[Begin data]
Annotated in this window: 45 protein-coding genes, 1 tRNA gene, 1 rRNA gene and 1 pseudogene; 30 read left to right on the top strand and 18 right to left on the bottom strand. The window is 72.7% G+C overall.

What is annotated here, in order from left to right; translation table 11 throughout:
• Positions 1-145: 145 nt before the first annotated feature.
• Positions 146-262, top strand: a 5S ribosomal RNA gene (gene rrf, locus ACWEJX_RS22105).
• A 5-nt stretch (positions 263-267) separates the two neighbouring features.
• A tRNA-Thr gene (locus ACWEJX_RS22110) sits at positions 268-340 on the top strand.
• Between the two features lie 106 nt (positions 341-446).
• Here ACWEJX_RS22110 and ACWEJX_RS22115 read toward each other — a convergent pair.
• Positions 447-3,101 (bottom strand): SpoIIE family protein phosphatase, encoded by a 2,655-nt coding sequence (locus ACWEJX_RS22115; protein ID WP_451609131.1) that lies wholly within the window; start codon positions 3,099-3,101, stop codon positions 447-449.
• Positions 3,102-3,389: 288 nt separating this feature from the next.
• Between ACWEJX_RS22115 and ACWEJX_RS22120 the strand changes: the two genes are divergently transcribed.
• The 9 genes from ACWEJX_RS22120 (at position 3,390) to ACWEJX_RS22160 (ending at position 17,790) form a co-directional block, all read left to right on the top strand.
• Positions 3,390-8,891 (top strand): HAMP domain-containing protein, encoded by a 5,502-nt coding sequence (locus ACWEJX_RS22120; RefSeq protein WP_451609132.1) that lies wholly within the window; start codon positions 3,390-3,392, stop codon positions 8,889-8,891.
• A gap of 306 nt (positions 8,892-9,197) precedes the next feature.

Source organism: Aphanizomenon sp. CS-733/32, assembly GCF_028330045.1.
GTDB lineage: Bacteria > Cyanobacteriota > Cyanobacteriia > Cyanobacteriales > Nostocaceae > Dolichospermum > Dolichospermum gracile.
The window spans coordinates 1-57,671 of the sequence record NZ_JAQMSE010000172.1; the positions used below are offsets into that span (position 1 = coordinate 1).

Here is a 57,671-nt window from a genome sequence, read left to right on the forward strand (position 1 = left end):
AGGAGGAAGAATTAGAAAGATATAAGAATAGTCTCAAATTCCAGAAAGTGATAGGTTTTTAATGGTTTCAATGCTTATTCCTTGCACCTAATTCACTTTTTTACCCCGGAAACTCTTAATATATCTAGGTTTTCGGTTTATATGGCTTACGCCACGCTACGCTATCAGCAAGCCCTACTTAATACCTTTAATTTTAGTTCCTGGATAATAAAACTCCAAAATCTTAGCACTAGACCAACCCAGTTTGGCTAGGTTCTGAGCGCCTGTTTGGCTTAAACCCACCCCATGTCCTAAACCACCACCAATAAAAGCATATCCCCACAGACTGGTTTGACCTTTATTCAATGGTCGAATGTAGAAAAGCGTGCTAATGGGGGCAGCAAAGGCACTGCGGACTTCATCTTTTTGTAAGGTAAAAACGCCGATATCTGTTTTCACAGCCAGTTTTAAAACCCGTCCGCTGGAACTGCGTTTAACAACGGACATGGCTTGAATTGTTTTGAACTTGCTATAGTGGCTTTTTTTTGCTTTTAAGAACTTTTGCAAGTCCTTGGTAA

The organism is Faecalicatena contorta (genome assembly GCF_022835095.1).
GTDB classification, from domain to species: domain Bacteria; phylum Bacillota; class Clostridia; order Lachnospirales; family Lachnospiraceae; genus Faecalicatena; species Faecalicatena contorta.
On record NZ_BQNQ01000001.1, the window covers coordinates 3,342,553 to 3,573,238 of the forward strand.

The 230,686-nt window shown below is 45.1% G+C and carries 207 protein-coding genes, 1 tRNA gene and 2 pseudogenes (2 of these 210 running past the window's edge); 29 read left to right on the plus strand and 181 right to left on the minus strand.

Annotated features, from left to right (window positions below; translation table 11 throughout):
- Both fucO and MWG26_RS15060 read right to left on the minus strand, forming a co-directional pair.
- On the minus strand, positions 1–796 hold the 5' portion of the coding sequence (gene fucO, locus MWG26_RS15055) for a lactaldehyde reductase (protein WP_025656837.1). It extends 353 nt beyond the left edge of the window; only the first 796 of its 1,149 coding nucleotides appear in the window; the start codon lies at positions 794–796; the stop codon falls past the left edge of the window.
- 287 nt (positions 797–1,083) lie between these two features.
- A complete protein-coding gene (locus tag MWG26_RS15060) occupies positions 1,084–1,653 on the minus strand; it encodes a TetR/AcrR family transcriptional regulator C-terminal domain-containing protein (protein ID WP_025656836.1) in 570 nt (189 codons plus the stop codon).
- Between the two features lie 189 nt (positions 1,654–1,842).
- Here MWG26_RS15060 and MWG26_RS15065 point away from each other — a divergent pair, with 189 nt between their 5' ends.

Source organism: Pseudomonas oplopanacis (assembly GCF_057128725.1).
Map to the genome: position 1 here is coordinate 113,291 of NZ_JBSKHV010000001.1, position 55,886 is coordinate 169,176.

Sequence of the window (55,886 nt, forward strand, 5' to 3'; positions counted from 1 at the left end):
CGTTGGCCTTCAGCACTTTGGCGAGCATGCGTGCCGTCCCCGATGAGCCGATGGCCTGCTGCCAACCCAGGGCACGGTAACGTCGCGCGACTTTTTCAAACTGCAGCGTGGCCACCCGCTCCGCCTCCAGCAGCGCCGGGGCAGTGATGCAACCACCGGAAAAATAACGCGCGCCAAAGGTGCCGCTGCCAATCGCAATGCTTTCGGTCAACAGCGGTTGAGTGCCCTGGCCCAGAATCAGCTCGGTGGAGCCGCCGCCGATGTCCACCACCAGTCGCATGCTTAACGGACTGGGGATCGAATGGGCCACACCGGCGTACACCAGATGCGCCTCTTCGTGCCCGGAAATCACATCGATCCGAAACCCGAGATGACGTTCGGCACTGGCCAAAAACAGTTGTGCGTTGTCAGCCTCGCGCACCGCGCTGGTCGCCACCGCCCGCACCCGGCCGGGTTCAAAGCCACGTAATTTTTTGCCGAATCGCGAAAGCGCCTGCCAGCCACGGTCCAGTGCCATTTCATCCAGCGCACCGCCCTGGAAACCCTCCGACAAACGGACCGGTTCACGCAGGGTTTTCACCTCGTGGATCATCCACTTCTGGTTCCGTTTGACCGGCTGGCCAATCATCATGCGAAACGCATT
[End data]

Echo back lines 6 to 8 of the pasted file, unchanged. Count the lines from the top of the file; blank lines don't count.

• A tRNA-Thr gene (locus ACWEJX_RS22110) sits at positions 268-340 on the top strand.
• Between the two features lie 106 nt (positions 341-446).
• Here ACWEJX_RS22110 and ACWEJX_RS22115 read toward each other — a convergent pair.